The rest of my pregnancy was smooth sailing, though not entirely what I had expected. I was way more tired, my body under way more strain, than I had been prepared for. Forget about yoga, walking the dog, or getting up off the couch — I’m willing to go from bed, to work, and back to my sofa, and there’s nothing you can do to convince me otherwise! Forget the well-rounded pregnancy diet, too. If it smells good, I’m going to eat it, and I can’t be held responsible if animal proteins aren’t on that list.
It turned out okay though. We made it to November without incident, my OBGYN complimenting me on being the easiest patient on his roster. Having read about the correlations between epidural use and increased likelihood of complications leading to Caesarian section, I was hoping to experience natural childbirth. I read everything I could get my hands on, interviewed friends, developed a birth plan with my doctor, and practiced breathing exercises. I drafted my friend as a doula. We stocked up on calming essential oils and packed my bag to allow for a quick departure to the hospital. As we approached my due date on November 9th, I felt we were pretty well prepared for the inevitable. Baby had been locked and loaded since the end of October and all signs pointed to a timely delivery. I did everything the Big Book tells you to do in order to help things along: had sex, walked around the neighborhood, exercised on one of those gigantic balls. Short of puncturing my own water bag with a knitting needle, I tried everything. Alas, it wasn’t meant to be: at two weeks past my due date, we threw in the towel and acquiesced to an induction by Pitocin drip.
You know what happens when you go into labor under Pitocin?
Well, first of all, your contractions tend to be twice as long and a million times as intense as those caused by the natural labor-inducing horomone, Oxytocin. Try managing six hours of teeth-gritting, horrifyingly protracted spasms in your gut — I couldn’t do it, so I opted for the epidural. It made the pain go away, but not the long, arduous contractions that were squeezing my baby every three minutes. Her heart rate dropped from 120 beats-per-minute down to 60. Turns out my daughter couldn’t handle the Pitocin, either.
I bet you can guess what happened.
Yeah, that’s me, crying tears of, “Oh my God, what the fuck? One moment I was in the L&D room and the next I was rushed into surgery, holy crap, they’re cutting me open.” The whole time I lay strapped to the surgical table, arms spread out like Jesus on the cross, I kept thinking, “Ok. Well, so I didn’t get to labor the way I wanted. And now my delivery is going to be very different from what I had planned. But she’ll be here soon. And then we’ll cuddle and do the skin-to-skin thing that everyone’s always going on about, and everything will be fine.” Even after Moira was born, though, things went a little off-plan: she spent the night in the NICU, and I spent in the night in recovery. Once we were reunited, we had to learn how to breastfeed, and that didn’t come easily either. As we struggled, Moira and I, to hit our stride, those last visions I had of myself as Earth-Mother Incarnate went out the window. This was the big leagues. It was about survival, by any means necessary.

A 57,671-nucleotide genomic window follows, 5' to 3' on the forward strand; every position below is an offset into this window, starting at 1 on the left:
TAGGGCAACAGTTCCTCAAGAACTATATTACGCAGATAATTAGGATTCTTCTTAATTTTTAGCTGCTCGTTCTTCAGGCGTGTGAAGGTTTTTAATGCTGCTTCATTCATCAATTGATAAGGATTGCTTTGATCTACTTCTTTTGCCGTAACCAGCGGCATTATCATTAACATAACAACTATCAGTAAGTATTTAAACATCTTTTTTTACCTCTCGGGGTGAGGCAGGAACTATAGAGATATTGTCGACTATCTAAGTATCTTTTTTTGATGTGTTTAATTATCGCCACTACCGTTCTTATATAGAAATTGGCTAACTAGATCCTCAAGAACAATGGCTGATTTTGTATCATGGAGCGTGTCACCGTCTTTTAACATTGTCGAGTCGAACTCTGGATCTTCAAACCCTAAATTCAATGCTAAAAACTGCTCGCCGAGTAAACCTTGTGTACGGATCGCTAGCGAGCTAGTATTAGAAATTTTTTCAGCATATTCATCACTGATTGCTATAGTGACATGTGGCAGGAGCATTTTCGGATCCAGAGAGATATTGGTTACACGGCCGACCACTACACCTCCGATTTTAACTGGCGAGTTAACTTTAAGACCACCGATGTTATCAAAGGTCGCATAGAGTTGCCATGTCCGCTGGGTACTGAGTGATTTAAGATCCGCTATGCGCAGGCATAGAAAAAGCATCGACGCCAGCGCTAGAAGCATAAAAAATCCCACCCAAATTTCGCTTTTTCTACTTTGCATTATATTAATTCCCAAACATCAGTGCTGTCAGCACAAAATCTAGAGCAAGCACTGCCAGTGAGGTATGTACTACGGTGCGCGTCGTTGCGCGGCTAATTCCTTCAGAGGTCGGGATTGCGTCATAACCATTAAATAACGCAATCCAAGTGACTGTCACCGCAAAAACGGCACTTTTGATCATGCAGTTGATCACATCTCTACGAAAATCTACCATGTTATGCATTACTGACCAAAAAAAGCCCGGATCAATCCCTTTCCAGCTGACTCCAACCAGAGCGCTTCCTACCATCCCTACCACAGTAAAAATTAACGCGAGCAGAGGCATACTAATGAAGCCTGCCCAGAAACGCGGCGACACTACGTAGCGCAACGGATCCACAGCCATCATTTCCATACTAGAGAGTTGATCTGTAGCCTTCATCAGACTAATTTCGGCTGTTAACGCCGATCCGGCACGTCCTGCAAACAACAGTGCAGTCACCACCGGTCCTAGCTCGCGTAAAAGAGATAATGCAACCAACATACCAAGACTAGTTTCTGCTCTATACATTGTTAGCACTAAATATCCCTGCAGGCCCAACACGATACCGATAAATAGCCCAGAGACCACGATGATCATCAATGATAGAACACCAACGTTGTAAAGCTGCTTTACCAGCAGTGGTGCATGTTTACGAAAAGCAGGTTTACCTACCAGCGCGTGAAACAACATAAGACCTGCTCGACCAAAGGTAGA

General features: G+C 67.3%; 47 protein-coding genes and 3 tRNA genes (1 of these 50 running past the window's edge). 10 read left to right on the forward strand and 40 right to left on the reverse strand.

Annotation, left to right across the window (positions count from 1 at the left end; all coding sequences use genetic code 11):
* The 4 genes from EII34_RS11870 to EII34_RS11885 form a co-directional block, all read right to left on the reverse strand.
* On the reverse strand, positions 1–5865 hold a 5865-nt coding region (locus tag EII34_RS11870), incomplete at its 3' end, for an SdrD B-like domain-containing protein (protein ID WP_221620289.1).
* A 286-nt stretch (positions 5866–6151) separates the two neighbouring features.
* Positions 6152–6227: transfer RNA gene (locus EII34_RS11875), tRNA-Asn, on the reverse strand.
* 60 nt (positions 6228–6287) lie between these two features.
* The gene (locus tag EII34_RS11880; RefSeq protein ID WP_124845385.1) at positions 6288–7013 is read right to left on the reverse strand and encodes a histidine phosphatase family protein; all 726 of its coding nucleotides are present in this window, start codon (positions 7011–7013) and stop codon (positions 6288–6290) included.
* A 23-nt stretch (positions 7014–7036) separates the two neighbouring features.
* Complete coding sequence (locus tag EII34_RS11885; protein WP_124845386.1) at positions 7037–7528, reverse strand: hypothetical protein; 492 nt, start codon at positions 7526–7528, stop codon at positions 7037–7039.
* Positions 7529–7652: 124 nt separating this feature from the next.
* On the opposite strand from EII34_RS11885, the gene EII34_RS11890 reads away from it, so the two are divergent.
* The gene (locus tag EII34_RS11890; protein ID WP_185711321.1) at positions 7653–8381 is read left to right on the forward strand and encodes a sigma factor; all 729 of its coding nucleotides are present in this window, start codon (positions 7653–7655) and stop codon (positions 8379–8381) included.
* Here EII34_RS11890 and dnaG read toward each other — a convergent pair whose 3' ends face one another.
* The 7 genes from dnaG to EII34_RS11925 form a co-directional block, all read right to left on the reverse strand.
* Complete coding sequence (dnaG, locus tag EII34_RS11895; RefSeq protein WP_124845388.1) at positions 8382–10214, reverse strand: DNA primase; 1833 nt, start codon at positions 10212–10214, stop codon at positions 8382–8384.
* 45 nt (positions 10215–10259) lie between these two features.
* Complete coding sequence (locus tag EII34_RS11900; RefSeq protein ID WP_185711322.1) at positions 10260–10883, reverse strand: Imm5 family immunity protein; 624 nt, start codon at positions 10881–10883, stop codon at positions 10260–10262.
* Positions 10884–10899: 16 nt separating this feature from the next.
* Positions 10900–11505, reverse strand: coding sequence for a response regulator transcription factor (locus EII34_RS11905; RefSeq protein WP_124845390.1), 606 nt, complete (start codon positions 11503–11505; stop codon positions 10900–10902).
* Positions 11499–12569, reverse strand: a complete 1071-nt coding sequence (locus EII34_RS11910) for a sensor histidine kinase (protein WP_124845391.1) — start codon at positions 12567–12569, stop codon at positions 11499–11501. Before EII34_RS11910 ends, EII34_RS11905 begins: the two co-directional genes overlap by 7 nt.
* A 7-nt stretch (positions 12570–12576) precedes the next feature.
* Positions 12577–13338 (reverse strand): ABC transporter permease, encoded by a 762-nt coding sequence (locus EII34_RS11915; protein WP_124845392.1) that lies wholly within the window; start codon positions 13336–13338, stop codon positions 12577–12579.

And it continues to be. I’m definitely not a crunchy-granola kind of hippie earth-mother I thought I’d be. Despite what I learned in FAM-R or Childhood Psychology, I don’t actually manage to pick her up every time she cries. There are even times when I leave the room and make her fend for herself while I run to the bathroom to pee (gasp!). Now, we’re on to solid foods — will I manage to make everything from scratch and eschew store-bought baby food? Only time will tell. I still have moments of panic when my plans go awry, but then there are certain things I can’t bring myself to get huffy over. It’s just much, much easier to go with the flow. From conception, to gestation, to delivery and beyond, nothing happened quite the way I had intended it to. I think I’ve made my peace with that.